The last few articles I have written for Rotary Reflections have focused on our motto of “Service Above Self”. This time, I was convinced it would be different. I had planned to write about a growing issue facing the leaders in this post-COVID environment – the employment market and using our core values to help grow high-quality teams.
Then, I attended a 4th grade Veterans Day assembly.
I sat in the crowd of parents listening to our children sing with the choir. I watched my son join in the celebration of our country’s heroes. It took a group of 9-year-olds to remind me of the meaning of service, family, freedom, and the sacrifice made by our veterans to this country. It was at that moment, I realized I had no choice but to talk about selfless service once again.
Although I didn’t serve in the military, I come from a family full of service men and women. Army, Marine Corps, Navy, Air Force, and even the Coast Guard. The Poarch family has worn each of these uniforms with pride. We grew up hearing stories about their time in the service. They would reminisce about the friendships, the challenges, the fears, and the pride that came along with serving their country. I looked up to each of them as heroes. Whether they served during war or peace, each of them will always be heroes.
I never really understood the extent of the sacrifices they made while serving others until a few years ago. That’s when I met Tom, a retired US Air Force officer who served his country both in peace time and at war, serving multiple tours in Iraq and Afghanistan. Like many Veterans, Tom wears his Air Force hat with pride and loves to tell stories of his time working at the White House, in Germany, Iraq, Afghanistan, and all the other places his duties took him. These were all the stories that put a big grin on his face as he recalled the memories, the ones he liked to remember and share with his friends. There were other stories though. Stories and memories that did not bring his signature warm smile. These are the stories that defined sacrifice and service beyond where my mind had taken me before. I now know the good and the not so good stories of his time serving our country. I know the names of several of his friends that didn’t come home. I also know that Tom is the epitome of a great Rotarian. He is always putting his service to others above himself.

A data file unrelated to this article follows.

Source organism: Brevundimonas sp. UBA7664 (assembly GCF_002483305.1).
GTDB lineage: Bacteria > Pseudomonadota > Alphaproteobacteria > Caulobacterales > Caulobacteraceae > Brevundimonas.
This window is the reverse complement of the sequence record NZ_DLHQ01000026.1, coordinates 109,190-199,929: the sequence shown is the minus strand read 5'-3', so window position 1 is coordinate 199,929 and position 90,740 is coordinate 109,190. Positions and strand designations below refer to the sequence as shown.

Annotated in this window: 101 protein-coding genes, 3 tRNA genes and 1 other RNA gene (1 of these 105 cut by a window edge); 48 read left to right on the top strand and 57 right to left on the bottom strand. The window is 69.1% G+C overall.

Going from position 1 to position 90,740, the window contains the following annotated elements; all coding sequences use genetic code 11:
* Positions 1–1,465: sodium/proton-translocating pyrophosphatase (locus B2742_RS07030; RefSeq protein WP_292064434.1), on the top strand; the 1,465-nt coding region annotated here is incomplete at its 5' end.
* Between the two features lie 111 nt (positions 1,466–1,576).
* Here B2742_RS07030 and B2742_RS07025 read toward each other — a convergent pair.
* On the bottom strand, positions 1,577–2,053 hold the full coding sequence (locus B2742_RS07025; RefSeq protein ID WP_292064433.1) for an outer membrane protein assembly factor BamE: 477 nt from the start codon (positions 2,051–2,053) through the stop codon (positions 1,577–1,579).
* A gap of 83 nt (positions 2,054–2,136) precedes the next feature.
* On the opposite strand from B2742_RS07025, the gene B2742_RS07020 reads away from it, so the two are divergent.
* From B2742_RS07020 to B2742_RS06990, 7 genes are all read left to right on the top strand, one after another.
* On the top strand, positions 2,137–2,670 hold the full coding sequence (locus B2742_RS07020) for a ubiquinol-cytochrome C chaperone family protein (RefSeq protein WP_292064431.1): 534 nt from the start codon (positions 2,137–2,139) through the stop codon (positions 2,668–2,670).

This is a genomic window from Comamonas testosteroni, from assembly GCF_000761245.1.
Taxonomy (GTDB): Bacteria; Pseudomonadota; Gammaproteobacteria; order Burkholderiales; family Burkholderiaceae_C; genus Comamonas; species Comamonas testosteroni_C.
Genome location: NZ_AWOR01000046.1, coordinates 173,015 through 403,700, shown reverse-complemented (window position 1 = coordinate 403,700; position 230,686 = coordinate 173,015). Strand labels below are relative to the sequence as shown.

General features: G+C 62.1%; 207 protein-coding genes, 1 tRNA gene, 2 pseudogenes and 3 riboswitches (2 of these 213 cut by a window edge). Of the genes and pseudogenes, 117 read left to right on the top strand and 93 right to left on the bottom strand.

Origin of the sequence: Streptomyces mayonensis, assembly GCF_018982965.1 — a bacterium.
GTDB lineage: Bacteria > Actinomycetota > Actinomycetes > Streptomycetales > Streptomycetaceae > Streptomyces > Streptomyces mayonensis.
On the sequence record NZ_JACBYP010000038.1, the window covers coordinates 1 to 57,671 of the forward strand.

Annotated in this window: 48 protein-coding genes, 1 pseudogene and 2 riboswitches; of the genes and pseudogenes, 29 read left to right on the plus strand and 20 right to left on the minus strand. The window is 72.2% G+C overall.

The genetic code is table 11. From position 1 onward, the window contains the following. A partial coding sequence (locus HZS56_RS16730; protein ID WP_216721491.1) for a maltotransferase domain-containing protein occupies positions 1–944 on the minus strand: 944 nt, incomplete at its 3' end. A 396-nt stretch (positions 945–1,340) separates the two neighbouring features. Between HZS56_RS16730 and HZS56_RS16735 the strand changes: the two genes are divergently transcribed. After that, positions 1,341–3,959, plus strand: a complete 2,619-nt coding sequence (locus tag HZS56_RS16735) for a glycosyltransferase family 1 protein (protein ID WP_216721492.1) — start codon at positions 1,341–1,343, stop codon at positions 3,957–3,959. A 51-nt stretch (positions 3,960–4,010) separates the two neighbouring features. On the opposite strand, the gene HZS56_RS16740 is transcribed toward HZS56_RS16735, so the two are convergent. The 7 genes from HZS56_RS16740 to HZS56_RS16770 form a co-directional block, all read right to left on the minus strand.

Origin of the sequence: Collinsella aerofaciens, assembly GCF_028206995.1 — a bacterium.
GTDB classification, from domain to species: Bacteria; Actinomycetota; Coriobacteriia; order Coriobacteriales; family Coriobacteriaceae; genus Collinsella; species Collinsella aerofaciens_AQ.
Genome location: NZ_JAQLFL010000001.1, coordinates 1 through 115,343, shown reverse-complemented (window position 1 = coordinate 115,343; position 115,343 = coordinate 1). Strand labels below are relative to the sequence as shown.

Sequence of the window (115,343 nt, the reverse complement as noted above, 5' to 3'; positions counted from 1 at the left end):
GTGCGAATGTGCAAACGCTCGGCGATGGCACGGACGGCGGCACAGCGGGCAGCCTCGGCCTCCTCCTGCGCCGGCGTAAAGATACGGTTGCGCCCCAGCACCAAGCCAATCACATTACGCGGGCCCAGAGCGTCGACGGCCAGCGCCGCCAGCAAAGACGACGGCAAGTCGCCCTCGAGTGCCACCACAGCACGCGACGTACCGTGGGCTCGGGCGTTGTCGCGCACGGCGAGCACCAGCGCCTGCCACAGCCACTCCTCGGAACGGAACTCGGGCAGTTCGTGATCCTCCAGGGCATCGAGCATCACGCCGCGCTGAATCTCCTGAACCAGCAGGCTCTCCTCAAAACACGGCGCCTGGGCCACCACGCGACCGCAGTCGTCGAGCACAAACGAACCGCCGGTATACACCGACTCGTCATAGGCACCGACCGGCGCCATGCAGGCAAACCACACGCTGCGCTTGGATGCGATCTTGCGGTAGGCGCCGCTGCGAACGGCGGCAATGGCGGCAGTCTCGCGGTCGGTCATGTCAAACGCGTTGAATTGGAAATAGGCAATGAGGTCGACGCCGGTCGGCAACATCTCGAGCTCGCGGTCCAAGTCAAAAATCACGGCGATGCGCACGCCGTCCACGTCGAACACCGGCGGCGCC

The VA defines Veterans Day as: “A celebration to honor America’s veterans for their patriotism, love of country, and willingness to serve and sacrifice for the common good.” “Serve for the common good”, and “service above self” sound an awful lot alike, don’t you think? There is a deep rooted connection of service between our service members and ourselves, as Rotarians. One of the things I love and value most about being a Rotarian is the ability to serve our communities. We have the opportunity to serve through our annual project, bell ringing, donating dictionaries to third graders, etc… There are so many ways that I get to serve others. I may not have been in the military and will never have the stories like Tom, but we all get the honor of serving through Club 29.
To all of our Veterans, I say thank you for your past and present service! As Paul Harris said “Rotary changes us and those we serve. I believe we can change the world one life at a time.” Let’s all continue to change ourselves and the world.